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- Appreciation: Funny, Bleak and with No Easy Answers
- Beyond Campus
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- College to Change Site of New Science Center
- Coming Full Circle
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- From Farm to Table in 1,500 Yards
- Keefe's Makeover
- Making Sense of Calamity
- Power to the People
- Rachel Maddow's One Percent
- Student View: Signature Look
- There's Another Vegan on Campus
- Thinking Compassionate Thoughts
- Three Join Dream Team
- When the Mental is Physical
- Feature: Behind the Glowing Screen
- Feature: Permanent Adoptions
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There’s Another Vegan on Campus
By Caroline Jenkins Hanna
[Old Bones] An agile and speedy vegan dinosaur has found a new home in the college’s Beneski Museum of Natural History. It’s a Dryosaurus altus skeleton, and it’s arguably the most complete and best-preserved of that particular species in existence today.
It came to Amherst as a gift from John Middleton ’77 and his wife, Leigh, who bought it at auction. When it was installed on the ground level of the museum in April, it became one of only two Dryosaurus skeletons in the world on display as a freestanding, three-dimensional mount.
“It is exciting to see this virtually complete specimen of such a rare dinosaur come into the public trust,” says David Evans, curator of vertebrate paleontology at the Royal Ontario Museum in Toronto, who believes that its study will aid in scientific understanding of ornithopod dinosaurs.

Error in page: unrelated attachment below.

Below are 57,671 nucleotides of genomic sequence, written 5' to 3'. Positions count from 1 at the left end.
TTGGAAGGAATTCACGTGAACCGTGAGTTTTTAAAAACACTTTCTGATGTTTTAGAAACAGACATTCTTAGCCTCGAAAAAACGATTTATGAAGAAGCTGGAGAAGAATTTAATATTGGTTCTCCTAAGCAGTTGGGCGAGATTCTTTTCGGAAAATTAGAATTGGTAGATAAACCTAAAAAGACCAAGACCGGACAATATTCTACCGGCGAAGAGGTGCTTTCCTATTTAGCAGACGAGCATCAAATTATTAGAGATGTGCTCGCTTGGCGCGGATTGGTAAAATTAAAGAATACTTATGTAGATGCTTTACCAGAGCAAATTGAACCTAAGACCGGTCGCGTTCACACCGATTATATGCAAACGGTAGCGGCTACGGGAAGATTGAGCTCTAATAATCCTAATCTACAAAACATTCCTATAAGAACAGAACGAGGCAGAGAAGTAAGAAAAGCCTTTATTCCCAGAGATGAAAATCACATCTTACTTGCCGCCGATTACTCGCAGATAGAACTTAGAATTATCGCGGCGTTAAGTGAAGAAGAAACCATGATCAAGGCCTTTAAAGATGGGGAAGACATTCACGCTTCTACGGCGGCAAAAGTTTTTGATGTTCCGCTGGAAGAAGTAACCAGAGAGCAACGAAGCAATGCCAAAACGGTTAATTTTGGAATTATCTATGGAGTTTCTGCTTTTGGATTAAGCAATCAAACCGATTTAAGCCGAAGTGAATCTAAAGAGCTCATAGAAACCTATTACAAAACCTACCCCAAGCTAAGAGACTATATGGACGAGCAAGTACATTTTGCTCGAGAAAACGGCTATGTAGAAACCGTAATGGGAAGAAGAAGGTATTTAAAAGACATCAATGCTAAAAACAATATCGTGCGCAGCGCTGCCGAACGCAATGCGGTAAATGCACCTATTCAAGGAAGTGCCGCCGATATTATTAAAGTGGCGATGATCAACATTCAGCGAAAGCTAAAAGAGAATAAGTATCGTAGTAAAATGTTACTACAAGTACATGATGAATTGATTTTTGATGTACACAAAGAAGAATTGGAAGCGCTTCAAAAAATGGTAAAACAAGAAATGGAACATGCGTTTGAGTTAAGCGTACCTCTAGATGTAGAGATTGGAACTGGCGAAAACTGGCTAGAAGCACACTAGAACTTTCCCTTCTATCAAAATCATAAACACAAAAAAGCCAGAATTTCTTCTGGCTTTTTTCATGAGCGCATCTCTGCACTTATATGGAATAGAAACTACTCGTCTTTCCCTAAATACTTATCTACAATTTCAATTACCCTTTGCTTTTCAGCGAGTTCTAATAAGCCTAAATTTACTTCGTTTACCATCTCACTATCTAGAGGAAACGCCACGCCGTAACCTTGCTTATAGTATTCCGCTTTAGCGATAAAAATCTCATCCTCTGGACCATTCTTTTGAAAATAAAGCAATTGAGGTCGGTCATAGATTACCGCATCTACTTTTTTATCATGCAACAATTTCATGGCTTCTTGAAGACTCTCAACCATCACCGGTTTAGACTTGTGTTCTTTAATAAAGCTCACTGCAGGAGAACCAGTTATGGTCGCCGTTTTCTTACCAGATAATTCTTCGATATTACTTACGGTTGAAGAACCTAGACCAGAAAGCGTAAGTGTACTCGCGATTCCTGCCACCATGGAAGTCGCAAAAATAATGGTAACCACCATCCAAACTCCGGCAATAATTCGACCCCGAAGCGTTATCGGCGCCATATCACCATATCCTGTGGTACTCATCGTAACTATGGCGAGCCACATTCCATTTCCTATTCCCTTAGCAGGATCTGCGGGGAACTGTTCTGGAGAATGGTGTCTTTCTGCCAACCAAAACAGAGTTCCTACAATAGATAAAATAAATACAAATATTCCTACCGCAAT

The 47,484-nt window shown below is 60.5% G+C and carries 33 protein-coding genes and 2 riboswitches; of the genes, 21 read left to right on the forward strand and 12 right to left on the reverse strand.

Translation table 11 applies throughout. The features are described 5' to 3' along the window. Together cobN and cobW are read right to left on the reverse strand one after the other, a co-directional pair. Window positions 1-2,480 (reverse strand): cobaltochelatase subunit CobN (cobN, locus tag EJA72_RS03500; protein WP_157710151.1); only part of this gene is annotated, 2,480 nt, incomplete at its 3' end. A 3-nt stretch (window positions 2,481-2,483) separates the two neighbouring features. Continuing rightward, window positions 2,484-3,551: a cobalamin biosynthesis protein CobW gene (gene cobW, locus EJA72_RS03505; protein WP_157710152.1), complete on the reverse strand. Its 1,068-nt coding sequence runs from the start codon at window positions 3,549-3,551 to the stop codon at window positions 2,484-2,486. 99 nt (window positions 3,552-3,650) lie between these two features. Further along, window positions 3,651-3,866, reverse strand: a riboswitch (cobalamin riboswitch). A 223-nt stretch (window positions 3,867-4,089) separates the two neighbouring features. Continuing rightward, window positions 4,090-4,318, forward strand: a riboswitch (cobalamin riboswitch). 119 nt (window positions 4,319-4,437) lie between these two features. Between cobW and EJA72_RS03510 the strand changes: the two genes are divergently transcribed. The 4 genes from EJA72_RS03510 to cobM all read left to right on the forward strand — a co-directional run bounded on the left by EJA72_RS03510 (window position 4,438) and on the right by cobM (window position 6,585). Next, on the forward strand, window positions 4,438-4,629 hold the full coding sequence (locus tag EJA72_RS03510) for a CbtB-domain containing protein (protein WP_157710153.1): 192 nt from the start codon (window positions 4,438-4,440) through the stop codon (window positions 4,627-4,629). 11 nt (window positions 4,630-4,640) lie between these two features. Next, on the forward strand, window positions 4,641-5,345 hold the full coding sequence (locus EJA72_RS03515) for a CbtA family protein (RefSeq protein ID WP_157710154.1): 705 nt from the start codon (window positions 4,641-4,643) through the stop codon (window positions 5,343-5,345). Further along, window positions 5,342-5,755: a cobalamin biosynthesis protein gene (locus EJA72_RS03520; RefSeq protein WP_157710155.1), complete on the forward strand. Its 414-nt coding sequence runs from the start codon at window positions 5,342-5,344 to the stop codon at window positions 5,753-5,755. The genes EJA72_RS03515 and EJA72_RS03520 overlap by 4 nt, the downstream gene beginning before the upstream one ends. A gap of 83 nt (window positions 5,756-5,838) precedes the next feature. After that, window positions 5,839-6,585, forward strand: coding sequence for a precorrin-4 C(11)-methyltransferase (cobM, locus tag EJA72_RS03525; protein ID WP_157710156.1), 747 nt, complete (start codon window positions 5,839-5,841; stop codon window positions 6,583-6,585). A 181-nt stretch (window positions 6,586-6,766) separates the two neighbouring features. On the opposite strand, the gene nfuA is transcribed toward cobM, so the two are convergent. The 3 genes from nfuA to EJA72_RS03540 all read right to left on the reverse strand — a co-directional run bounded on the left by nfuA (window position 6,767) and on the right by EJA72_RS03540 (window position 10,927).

Dryosaurus altus roamed North America during the Late Jurassic period, about 150 to 145 million years ago. The dinosaur was roughly three feet tall and 10 feet long from the tip of its nose to the end of its tail—about the height of a pony and the length of an American alligator. It had a horny beak with teeth only at the back of its jaw, which enabled it to pluck off and chew plants quickly. The dinosaur moved around on two legs that were designed for speed and agility; scientists estimate that it possibly reached speeds of 40 miles an hour.
“One of the things that is so wonderful about this gift,” says Professor of Geology Tekla Harms, director of the museum, “is that it keeps the Dryosaurus available for research and study.” For example, comparing Dryosaurus altus to a closely related species that lived in East Africa at the same time “could provide clues,” she says, “to how the rifting continents were arranged during the opening of the Atlantic Ocean.”
Now that it’s in the museum, the skeleton is spending quality time with a fellow Wyomingite—or at least part of one: it stands next to the 10-foot-tall leg bones of Diplodocus longus, another herbivorous dinosaur from the same strata and the same region of Wyoming.
Photos by Rob Mattson